The Collapse of Journalism and the Journalism of Collapse

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Apocalypic & Prophetic Journalism thrived only...

...when people lived in communities that saw the well-being of all people, the life-support of all people, to be a community's primary purpose. Amos, Hosea, Isaiah (all three of them) and Jeremiah still had their living needs met, no matter how much the upset those in power.

Today, we have no such luxury. Those who would be journalists have to be free to carry out their craft, and to be today's prophets. However, they have to eat. Someone has to pay them if they are to have that freedom to carry out their craft without starving. The model that has evolved has been our current, advertising-supported news outlets.

What that model has done, in corrupting all of us, has gotten us used to FREE news sources; i.e., news sources which we can read or watch and not have to pay for them, directly. While Benjamin Franklin may have had the first print advertisement in his Philadelphia newspaper, then, people had to pay to get news, or stories. Think about how many stories (fiction and non-fiction) from the nineteenth and early twentieth centuries came serialized: they would stretch over numerous numbers of issues of the same publication---for which the readers had to pay or to which they had to subscribe. The tipping point of our journalistic endeavors into what Jensen called "Royal Journalism" is when publications began to receive more income from advertising than they did from subscriptions.

Church publications like United Methodist Reporter was well-liked, as long as the combination of advertising and Annual Conferences paying for it to be their Conference Newsletter could create enough income to pay the reporters and editors thereof. But as Annual Conferences had budgetary problems, they stopped paying for UMR to be sent to all of its members. The advert of the internet made relatively free dissemination of news even more possible, cutting off the income needed to keep publications going. It also allowed us to keep moving into the era where we expected to get all of our news without out-of-pocket from ourselves.

This has even been a problem with UM Insight: what began with a grant (i.e., free to tall of us) got to the point where contributions had to be solicited to keep this publication going. Like Public Radio & TV, the appeals for contributions became its advertising.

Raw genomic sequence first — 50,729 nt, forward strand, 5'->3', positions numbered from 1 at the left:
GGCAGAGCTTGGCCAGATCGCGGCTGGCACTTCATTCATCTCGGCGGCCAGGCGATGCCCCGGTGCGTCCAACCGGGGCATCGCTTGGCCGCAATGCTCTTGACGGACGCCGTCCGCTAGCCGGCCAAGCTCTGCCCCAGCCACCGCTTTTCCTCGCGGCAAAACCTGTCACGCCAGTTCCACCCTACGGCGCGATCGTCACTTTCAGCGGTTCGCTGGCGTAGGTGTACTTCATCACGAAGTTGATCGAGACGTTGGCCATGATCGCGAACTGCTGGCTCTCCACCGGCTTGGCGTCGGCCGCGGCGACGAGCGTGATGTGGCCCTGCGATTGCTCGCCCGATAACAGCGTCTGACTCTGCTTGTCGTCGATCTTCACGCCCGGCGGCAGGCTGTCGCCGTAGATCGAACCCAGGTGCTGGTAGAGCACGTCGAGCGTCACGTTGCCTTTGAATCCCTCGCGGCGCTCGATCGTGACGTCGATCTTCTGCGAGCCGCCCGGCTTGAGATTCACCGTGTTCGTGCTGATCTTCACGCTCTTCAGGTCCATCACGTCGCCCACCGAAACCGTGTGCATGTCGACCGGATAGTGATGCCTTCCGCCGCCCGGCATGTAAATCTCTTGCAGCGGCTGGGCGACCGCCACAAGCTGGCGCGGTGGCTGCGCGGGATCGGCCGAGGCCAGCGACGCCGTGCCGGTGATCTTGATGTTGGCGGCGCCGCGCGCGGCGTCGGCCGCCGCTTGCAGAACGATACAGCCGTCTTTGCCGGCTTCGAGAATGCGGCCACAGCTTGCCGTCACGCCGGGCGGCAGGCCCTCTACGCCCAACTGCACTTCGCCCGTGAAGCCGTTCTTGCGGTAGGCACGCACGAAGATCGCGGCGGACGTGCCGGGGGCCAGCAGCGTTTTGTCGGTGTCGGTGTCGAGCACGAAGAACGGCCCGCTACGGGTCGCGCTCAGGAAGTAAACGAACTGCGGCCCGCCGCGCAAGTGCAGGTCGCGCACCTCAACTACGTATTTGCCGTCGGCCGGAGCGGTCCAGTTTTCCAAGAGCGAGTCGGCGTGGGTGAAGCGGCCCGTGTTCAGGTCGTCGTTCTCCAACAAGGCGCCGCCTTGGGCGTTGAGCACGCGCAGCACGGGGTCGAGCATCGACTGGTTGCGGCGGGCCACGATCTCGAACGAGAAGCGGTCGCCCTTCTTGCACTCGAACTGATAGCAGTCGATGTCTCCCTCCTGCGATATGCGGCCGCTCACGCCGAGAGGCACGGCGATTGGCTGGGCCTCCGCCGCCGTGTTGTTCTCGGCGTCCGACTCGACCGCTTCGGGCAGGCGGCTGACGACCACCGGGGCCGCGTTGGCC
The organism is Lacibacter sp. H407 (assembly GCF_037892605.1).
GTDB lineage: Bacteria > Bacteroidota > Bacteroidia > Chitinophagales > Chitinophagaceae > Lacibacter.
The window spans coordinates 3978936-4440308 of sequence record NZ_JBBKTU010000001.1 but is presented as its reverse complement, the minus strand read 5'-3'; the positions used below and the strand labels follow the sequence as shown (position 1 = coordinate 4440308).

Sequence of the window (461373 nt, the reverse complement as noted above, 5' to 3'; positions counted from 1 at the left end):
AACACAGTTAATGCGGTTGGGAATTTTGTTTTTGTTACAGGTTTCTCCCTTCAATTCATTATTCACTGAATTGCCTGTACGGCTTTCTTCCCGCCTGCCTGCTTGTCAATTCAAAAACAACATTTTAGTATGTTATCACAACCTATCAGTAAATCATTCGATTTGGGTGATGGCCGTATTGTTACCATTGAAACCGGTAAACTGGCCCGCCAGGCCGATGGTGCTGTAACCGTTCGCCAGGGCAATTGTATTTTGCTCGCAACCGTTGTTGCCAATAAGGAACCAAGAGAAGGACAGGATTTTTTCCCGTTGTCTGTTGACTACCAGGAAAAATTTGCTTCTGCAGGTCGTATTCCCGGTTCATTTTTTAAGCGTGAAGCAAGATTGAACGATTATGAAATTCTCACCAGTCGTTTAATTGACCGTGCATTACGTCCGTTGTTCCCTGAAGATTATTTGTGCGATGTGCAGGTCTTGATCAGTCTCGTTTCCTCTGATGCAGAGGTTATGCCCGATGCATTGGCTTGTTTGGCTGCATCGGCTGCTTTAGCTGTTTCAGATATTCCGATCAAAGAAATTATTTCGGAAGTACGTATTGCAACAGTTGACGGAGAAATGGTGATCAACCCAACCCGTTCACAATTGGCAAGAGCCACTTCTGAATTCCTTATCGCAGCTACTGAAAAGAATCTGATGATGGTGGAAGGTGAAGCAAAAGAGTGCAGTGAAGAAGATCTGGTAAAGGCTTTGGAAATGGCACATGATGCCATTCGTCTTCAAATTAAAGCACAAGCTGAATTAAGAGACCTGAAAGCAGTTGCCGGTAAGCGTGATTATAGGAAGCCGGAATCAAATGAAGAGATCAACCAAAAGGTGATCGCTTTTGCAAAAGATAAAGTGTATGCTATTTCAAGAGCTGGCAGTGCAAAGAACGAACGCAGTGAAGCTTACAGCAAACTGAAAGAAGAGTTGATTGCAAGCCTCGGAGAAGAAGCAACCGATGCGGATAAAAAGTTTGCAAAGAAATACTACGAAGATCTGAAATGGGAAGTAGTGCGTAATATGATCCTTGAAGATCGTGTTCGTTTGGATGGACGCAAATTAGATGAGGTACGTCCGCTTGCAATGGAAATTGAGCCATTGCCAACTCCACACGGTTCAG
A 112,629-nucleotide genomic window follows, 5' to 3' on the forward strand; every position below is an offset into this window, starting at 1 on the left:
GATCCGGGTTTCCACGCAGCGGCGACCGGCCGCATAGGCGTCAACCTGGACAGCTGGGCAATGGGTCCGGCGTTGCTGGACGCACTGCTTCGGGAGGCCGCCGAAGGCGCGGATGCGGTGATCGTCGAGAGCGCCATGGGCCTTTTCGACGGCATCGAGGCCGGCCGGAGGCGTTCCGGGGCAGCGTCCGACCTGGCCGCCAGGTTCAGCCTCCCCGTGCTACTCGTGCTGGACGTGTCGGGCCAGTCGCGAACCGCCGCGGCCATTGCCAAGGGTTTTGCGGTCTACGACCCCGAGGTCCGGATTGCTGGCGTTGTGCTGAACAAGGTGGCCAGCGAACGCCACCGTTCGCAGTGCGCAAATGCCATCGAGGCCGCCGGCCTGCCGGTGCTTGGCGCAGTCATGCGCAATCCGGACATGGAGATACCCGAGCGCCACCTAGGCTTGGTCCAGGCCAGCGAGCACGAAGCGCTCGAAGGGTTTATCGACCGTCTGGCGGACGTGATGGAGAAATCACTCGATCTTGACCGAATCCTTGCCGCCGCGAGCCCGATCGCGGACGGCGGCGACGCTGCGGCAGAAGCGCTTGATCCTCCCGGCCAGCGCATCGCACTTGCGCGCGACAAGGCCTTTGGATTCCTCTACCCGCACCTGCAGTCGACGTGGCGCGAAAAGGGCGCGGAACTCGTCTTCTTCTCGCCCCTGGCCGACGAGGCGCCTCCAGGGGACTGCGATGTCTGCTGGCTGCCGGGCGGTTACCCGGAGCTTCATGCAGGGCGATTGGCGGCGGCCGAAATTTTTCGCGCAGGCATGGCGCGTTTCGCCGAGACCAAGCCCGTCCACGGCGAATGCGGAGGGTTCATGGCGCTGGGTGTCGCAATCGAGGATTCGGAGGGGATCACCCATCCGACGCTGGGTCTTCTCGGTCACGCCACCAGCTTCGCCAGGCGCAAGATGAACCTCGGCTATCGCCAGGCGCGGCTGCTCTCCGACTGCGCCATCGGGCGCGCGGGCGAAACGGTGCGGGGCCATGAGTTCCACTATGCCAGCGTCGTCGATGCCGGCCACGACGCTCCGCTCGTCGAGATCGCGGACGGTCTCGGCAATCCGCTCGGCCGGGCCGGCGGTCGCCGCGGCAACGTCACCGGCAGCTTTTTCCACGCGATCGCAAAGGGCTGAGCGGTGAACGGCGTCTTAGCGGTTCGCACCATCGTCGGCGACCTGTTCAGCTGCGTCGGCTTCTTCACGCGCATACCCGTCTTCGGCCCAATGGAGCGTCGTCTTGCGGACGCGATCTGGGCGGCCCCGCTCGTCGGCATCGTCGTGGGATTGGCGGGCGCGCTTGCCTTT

The same for most small newspapers today. The New York Times proudly puts on its bannerhead, "All the News That's Fit to Print." Most small newspapers could put on their bannerhead, "All the news that fits (around our ads) we print."

Until we become willing to pay for the news, the prophecy, and the apocolyptics we crave (and need), this problem will persist. Otherwise, journalism of all kinds today will become victims of a phrase that came out of the Watergate investigations: "Follow the money."

Tom Griffith more than 4 years ago

Deregulation and 24 hour news

As a student of journalism in the 1980s, I witnessed something unfolding... the federal deregulation of journalism and the growing corporate ownership and media conglomeration, combined with 24-hour "news sources" that now are news reels run in the middle of the night, when late-breaking news occurs with no tending. The 4th estate has effectively crumbled and is giving way to a new so-called 5th estate. (http://www.poynter.org/latest-news/top-stories/95483/who-is-the-fifth-estate-and-what-is-its-role-in-journalisms-future/) We are standing on shaky, uncertain ground. For too long editorial has not been separated from advertising, if only by "wink wink" knowing glances, as long intended. Just take a look at your top print magazines. Most, if not all of the content, is advertorials. Scarcely is there any "news" anymore. All I can say is, if William Randolph Hearst were alive today, he would have a field day.

Kim Benson more than 4 years ago

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